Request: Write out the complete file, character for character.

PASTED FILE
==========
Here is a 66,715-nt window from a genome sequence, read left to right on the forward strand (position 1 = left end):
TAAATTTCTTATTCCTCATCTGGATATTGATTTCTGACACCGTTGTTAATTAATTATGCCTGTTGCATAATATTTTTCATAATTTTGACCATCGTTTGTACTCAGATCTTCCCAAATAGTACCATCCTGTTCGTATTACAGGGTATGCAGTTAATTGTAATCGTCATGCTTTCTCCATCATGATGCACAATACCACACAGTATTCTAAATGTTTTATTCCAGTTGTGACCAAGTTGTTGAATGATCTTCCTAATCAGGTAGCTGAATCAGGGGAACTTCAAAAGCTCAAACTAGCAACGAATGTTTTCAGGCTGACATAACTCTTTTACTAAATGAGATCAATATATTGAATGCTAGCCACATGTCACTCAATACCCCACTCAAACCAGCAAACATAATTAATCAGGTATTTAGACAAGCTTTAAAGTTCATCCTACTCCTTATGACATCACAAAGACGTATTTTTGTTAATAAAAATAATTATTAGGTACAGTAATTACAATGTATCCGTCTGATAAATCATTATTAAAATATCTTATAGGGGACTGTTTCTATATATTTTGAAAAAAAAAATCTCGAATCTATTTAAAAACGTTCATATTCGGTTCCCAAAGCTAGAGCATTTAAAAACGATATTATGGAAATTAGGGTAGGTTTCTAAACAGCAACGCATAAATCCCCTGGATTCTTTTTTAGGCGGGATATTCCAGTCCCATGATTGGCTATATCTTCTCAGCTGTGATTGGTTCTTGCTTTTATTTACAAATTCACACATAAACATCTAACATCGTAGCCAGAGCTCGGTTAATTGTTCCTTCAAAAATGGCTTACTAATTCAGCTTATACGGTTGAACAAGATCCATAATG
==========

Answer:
Here is a 66,715-nt window from a genome sequence, read left to right on the forward strand (position 1 = left end):
TAAATTTCTTATTCCTCATCTGGATATTGATTTCTGACACCGTTGTTAATTAATTATGCCTGTTGCATAATATTTTTCATAATTTTGACCATCGTTTGTACTCAGATCTTCCCAAATAGTACCATCCTGTTCGTATTACAGGGTATGCAGTTAATTGTAATCGTCATGCTTTCTCCATCATGATGCACAATACCACACAGTATTCTAAATGTTTTATTCCAGTTGTGACCAAGTTGTTGAATGATCTTCCTAATCAGGTAGCTGAATCAGGGGAACTTCAAAAGCTCAAACTAGCAACGAATGTTTTCAGGCTGACATAACTCTTTTACTAAATGAGATCAATATATTGAATGCTAGCCACATGTCACTCAATACCCCACTCAAACCAGCAAACATAATTAATCAGGTATTTAGACAAGCTTTAAAGTTCATCCTACTCCTTATGACATCACAAAGACGTATTTTTGTTAATAAAAATAATTATTAGGTACAGTAATTACAATGTATCCGTCTGATAAATCATTATTAAAATATCTTATAGGGGACTGTTTCTATATATTTTGAAAAAAAAAATCTCGAATCTATTTAAAAACGTTCATATTCGGTTCCCAAAGCTAGAGCATTTAAAAACGATATTATGGAAATTAGGGTAGGTTTCTAAACAGCAACGCATAAATCCCCTGGATTCTTTTTTAGGCGGGATATTCCAGTCCCATGATTGGCTATATCTTCTCAGCTGTGATTGGTTCTTGCTTTTATTTACAAATTCACACATAAACATCTAACATCGTAGCCAGAGCTCGGTTAATTGTTCCTTCAAAAATGGCTTACTAATTCAGCTTATACGGTTGAACAAGATCCATAATG